Hong Kong’s Sedition Law tightening grip on Freedom of Expression

Sedition law insider

Ambika bhardwaj

Published On: January 14, 2022 at 18:00 IST

The Hong Kong government is broadening its use of a long-dormant sedition law, which some lawyers and democracy advocates say is tightening the press’s grip on freedom of expression. In late December, China-ruled that Hong Kong aimed two media outlets, indicating a renewed reliance on sedition legislation.

On December 29, approximately 200 police officers raided the Stand News office and apprehended seven people and charged two editors with conspiracy to publish “Seditious publications.”

Authorities have not provided a full explanation for the charges. However, pro-Beijing media outlets Ta Kung Pao and DotDotNews identified specific Stand News articles as seditious, such as interviews with local democracy activists and opposition figures. These were the topics that were not uncommon in Hong Kong until recently.

Prosecutors had filed a new charge of sedition against Jimmy Lai, 74, the founder of the now shuttered Apple Daily newspaper and a few of his top executives the day before.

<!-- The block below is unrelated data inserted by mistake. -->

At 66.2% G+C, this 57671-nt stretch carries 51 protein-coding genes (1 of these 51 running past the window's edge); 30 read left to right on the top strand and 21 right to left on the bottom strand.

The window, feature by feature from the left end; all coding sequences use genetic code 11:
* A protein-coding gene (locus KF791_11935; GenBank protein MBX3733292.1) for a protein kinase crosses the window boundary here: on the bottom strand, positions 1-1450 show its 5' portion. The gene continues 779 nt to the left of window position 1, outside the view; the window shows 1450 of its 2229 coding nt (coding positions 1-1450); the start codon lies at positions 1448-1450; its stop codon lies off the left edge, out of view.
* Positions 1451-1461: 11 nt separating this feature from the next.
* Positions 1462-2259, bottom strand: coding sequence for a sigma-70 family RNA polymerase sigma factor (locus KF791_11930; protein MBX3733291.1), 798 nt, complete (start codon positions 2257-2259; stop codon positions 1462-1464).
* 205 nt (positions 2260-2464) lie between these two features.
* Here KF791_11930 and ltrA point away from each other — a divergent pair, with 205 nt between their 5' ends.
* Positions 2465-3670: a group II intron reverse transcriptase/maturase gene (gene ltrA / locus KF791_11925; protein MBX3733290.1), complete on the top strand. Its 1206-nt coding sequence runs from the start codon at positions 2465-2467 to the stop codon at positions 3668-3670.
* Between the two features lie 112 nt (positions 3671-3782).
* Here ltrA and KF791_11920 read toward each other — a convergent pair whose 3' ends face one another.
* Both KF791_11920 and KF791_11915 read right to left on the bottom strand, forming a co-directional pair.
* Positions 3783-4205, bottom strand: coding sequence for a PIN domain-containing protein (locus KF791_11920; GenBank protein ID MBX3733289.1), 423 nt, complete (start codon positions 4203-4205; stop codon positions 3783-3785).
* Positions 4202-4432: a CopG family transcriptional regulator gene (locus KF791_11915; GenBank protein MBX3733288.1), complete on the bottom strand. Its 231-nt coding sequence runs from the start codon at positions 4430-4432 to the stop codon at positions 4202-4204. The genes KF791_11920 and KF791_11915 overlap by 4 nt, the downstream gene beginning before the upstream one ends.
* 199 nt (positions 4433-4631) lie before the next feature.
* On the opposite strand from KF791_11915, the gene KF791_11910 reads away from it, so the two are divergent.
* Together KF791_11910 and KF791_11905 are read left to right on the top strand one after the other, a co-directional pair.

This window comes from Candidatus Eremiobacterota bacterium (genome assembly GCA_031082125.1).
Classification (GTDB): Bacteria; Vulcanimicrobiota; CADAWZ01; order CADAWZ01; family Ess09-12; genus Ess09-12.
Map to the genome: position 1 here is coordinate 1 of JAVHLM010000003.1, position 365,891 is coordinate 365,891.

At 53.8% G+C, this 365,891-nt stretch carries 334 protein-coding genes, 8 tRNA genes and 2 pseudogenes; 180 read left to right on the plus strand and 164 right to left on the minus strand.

According to three legal scholars interviewed by Reuters, the charge of sedition, inciting resistance or insurgency against central authorities, stems from colonial-era laws designed to quash dissent against the British crown and had not been used in Hong Kong since the mid-1960s until recently. According to those scholars, last month’s sedition charges were first levelled against the media since 1967.

According to some legal scholars, recent Court decisions have enabled authorities to use the contentious national security law (NSL) levied on the city by Beijing in 2020 to strengthen colonial-era laws such as sedition.

The security law, enacted after the violent pro-democracy protests in the city in 2019, gives police powers of search, seizure, and surveillance, and makes it more difficult for those arrested to obtain bail. Under the law, only judges designated for national security duties will hear cases.

According to three lawyers, the sedition law permits officials to specifically attack the published content of media operations and does not necessitate prosecutors to demonstrate that an offending article or speech was meant to be seditious.

Also read: Political chaos in Hong kong

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